Former BYU basketball coach Dave Rose is dealing with another major health setback after suffering a stroke Thursday.
“It’s going to be a battle,” a source close to the Rose family told the Deseret News Saturday about Rose’s prognosis.
News of the legendary coach’s stroke first was first reported by the official BYU Basketball Twitter account Saturday morning.
“The entire BYU Athletics family wishes to offer its collective faith and prayers in behalf of longtime coach Dave Rose and the Rose family, after Coach Rose suffered a stroke Thursday,” according to the account. “Coach Rose is currently stabilized in the hospital. The Rose family expressed appreciation for the love and support they have received, and would ask for your continued faith and prayers in Coach Rose’s behalf.”
Messages of concern and support poured in on social media on behalf of Rose, who was BYU’s head coach from 2005-2019. Prior to that, he served as an assistant from 1997-2005.
Current BYU coach Mark Pope, who served as Rose’s assistant from 2011-2015, wrote a message on Twitter Saturday morning.
“Lee Anne and I have such deep love and gratitude for Coach and Cheryl. They have been incredibly generous mentors and friends,” Pope wrote. “They have given their whole heart to BYU. They have brought so much joy to so many people for so many years. We are praying for Coach and his family.”
Lee Anne and I have such deep love and gratitude for Coach and Cheryl. They have been incredibly generous mentors and friends. They have given their whole heart to BYU. They have brought so much joy to so many people for so many years. We are praying for Coach and his family.— Mark Pope (@CoachMarkPope) January 2, 2021
“We love you Dave & Cheryl and Rose Family,” BYU athletic director Tom Holmoe posted on Twitter Saturday. “You’ve got thousands of friends around the world pulling for your recovery and sending up prayers of faith heavenward on your behalf.”
Rose turned 63 on Dec. 19.
In his 14 years as BYU’s head coach, Rose guided BYU to eight NCAA Tournament appearances, including a Sweet 16 appearance in 2011. He also coached the 2011 consensus NCAA Player of the Year, Jimmer Fredette.
Rose led the Cougars to a 348-131 record. In September of 2019, the NCAA ruled that the school had to vacate 47 of those wins in connection with Nick Emery accepting impermissible benefits while playing — though neither Rose nor the school knew anything about it.
Rose is No. 2 in school history in all-time wins behind Stan Watts’ 371 total victories.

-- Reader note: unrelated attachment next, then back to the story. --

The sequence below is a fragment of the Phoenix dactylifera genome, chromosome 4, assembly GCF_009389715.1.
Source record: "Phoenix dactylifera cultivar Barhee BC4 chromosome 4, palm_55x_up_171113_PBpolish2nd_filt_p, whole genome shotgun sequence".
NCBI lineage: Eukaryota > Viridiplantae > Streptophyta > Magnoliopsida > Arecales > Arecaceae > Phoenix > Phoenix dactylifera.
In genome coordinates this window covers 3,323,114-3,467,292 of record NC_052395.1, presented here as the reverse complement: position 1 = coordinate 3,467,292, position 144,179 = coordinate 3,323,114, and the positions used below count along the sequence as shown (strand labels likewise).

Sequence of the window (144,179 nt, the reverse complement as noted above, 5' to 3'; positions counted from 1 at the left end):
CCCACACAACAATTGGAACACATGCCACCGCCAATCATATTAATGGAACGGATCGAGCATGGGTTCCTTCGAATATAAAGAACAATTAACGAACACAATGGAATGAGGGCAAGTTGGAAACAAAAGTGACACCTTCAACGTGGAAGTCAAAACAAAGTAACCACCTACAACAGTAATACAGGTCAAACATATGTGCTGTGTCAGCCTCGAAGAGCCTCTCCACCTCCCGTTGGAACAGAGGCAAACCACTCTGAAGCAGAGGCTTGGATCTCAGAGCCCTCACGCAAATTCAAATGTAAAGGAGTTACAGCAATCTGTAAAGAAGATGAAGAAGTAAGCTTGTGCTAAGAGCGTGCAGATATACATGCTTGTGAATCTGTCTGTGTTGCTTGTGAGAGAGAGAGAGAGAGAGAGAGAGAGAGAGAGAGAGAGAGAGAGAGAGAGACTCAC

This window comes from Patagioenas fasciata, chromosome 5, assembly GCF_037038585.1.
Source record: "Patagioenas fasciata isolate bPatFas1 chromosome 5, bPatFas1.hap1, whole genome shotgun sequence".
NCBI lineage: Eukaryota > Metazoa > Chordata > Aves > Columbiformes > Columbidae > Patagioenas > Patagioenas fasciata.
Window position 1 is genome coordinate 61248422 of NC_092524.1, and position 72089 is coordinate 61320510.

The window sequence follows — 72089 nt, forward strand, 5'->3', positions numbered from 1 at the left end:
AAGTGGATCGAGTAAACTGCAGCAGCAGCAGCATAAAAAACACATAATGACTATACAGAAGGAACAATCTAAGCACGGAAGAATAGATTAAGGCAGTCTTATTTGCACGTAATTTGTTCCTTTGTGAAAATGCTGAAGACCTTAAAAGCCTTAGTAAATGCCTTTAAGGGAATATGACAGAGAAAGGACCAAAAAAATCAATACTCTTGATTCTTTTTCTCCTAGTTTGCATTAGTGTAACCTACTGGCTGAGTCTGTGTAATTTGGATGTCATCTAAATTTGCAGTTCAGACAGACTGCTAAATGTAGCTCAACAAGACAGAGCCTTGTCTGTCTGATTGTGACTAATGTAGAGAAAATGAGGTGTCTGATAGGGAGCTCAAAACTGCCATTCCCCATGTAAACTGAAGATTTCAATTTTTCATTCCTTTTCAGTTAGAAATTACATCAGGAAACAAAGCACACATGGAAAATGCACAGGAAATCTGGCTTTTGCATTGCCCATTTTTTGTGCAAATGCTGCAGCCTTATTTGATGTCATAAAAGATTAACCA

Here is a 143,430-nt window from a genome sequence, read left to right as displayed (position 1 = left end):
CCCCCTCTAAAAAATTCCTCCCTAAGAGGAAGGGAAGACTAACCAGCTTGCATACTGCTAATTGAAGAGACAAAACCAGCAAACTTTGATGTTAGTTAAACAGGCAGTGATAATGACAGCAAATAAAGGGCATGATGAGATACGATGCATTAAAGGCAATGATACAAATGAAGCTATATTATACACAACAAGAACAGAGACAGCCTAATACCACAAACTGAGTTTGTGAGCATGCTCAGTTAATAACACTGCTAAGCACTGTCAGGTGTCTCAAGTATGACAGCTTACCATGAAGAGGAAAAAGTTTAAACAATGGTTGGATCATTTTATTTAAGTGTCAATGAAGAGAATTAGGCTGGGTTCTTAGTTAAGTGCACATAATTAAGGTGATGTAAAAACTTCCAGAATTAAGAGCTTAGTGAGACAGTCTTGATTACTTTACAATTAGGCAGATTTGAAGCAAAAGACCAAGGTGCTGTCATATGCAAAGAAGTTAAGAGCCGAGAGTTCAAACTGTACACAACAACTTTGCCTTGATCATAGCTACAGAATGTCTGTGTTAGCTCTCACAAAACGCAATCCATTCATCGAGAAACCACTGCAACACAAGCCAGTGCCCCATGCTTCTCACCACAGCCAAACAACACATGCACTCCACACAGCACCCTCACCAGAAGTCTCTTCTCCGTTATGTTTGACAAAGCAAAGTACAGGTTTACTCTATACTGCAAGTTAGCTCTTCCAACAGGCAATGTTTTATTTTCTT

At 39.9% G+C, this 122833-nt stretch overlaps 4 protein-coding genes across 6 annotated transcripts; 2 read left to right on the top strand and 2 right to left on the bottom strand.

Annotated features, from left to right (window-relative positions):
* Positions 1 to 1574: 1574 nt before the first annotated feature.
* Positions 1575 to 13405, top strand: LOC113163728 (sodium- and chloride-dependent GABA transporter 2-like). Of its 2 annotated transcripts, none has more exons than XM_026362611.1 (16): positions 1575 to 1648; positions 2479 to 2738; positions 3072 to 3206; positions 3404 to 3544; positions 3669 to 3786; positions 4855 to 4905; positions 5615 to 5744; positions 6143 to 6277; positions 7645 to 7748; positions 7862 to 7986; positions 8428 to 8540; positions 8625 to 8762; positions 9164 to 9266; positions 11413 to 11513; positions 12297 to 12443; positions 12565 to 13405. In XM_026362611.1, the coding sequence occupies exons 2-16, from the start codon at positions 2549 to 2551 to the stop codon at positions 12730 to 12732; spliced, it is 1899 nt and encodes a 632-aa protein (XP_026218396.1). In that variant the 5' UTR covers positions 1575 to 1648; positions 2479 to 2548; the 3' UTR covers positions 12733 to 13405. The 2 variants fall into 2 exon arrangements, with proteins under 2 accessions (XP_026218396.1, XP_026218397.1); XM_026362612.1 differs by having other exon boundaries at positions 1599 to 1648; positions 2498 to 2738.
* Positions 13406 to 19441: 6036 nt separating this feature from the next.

Rose has dealt with several health struggles before.
At around 3:30 a.m. on Oct. 22, 2019, Rose woke up and told his wife, Cheryl, that he was having a heart attack and she immediately drove him to Utah Valley Hospital. Doctors put stents in his heart. After surgery, Rose participated in a 22-day cardiac rehab.
When he suffered the heart attack, the Roses had been home for only a few days after spending a month in Italy on vacation. During the summer of 2009, Rose was diagnosed with a rare form of pancreatic cancer. He recovered but undergoes scans periodically.
When he retired in March 2019, Rose said health issues factored into his decision.
“How did this happen and how did it come to this? I’ve had 10 years of what some doctors have said, ‘You’re playing on house money.’ And the house money’s been pretty good to me,” he said at his retirement news conference at the Marriott Center. “I kind of have three coaching pillars for me. One is my mind, a coaching mind; my body, my physical body, a coaching body; and then what I consider a coaching soul, which is my heart.
“My mind, I fought for years. You get tired, you get frustrated, you get mad, you can’t figure things out, and I’ve always been able to talk my mind back into it’s time to accept the next challenge; let’s get the next team, let’s go,” Rose continued. “My body would be tired at times but I could always get myself up and get going and make my body do it. But it’s my coaching soul that has put me here today. I always tell everybody — you can’t trick how you feel. You can pretend, you can ignore it, but you know inside how you feel. And my coaching soul said it was time, time to be done. My heart told me it was time to leave.”
In December 2019, the Deseret News asked Rose about his legacy as BYU’s coach.
“You don’t have much control over that. I hope it would be similar to the approach I had to the job — to work as hard as I can to do a good job for the university, the church, the players and the staff,” he said. “For me, I was just a guy that managed it and wanted it to be successful. When I got the job, I wanted BYU to be a national program and for us not to be good every couple of years but good every year and have great teams. We had some really good teams and we had some great teams.”